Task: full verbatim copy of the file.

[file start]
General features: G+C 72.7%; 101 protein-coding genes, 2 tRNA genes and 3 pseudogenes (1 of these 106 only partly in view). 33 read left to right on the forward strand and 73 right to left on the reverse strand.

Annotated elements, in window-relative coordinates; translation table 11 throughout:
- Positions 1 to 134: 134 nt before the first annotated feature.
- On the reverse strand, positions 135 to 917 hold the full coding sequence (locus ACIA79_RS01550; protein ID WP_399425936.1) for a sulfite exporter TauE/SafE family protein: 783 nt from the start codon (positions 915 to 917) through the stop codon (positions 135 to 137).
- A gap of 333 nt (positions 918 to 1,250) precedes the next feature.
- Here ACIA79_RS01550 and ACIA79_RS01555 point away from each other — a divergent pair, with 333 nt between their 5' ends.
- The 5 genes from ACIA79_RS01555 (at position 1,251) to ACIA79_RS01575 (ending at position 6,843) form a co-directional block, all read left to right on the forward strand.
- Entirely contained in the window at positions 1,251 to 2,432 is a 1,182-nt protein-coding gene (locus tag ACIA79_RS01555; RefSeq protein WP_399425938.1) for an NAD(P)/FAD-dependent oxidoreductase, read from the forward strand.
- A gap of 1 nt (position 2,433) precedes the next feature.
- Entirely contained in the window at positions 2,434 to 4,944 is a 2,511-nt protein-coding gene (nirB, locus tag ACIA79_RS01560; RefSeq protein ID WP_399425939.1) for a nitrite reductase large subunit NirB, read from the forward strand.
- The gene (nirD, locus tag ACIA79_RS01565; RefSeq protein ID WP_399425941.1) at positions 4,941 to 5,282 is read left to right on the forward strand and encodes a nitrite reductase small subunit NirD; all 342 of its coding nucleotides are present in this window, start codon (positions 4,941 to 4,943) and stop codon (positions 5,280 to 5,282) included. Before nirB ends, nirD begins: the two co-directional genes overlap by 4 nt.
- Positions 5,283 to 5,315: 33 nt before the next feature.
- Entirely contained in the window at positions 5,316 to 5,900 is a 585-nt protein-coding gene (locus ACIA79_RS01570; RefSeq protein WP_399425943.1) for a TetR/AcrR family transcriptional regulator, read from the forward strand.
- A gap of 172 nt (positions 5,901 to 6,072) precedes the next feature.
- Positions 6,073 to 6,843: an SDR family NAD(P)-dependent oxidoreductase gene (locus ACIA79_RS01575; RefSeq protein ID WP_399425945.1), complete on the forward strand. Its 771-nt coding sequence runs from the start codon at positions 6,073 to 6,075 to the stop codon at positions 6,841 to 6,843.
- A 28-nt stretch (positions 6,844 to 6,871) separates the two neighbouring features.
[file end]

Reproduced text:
General features: G+C 72.7%; 101 protein-coding genes, 2 tRNA genes and 3 pseudogenes (1 of these 106 only partly in view). 33 read left to right on the forward strand and 73 right to left on the reverse strand.

Annotated elements, in window-relative coordinates; translation table 11 throughout:
- Positions 1 to 134: 134 nt before the first annotated feature.
- On the reverse strand, positions 135 to 917 hold the full coding sequence (locus ACIA79_RS01550; protein ID WP_399425936.1) for a sulfite exporter TauE/SafE family protein: 783 nt from the start codon (positions 915 to 917) through the stop codon (positions 135 to 137).
- A gap of 333 nt (positions 918 to 1,250) precedes the next feature.
- Here ACIA79_RS01550 and ACIA79_RS01555 point away from each other — a divergent pair, with 333 nt between their 5' ends.
- The 5 genes from ACIA79_RS01555 (at position 1,251) to ACIA79_RS01575 (ending at position 6,843) form a co-directional block, all read left to right on the forward strand.
- Entirely contained in the window at positions 1,251 to 2,432 is a 1,182-nt protein-coding gene (locus tag ACIA79_RS01555; RefSeq protein WP_399425938.1) for an NAD(P)/FAD-dependent oxidoreductase, read from the forward strand.
- A gap of 1 nt (position 2,433) precedes the next feature.
- Entirely contained in the window at positions 2,434 to 4,944 is a 2,511-nt protein-coding gene (nirB, locus tag ACIA79_RS01560; RefSeq protein ID WP_399425939.1) for a nitrite reductase large subunit NirB, read from the forward strand.
- The gene (nirD, locus tag ACIA79_RS01565; RefSeq protein ID WP_399425941.1) at positions 4,941 to 5,282 is read left to right on the forward strand and encodes a nitrite reductase small subunit NirD; all 342 of its coding nucleotides are present in this window, start codon (positions 4,941 to 4,943) and stop codon (positions 5,280 to 5,282) included. Before nirB ends, nirD begins: the two co-directional genes overlap by 4 nt.
- Positions 5,283 to 5,315: 33 nt before the next feature.
- Entirely contained in the window at positions 5,316 to 5,900 is a 585-nt protein-coding gene (locus ACIA79_RS01570; RefSeq protein WP_399425943.1) for a TetR/AcrR family transcriptional regulator, read from the forward strand.
- A gap of 172 nt (positions 5,901 to 6,072) precedes the next feature.
- Positions 6,073 to 6,843: an SDR family NAD(P)-dependent oxidoreductase gene (locus ACIA79_RS01575; RefSeq protein ID WP_399425945.1), complete on the forward strand. Its 771-nt coding sequence runs from the start codon at positions 6,073 to 6,075 to the stop codon at positions 6,841 to 6,843.
- A 28-nt stretch (positions 6,844 to 6,871) separates the two neighbouring features.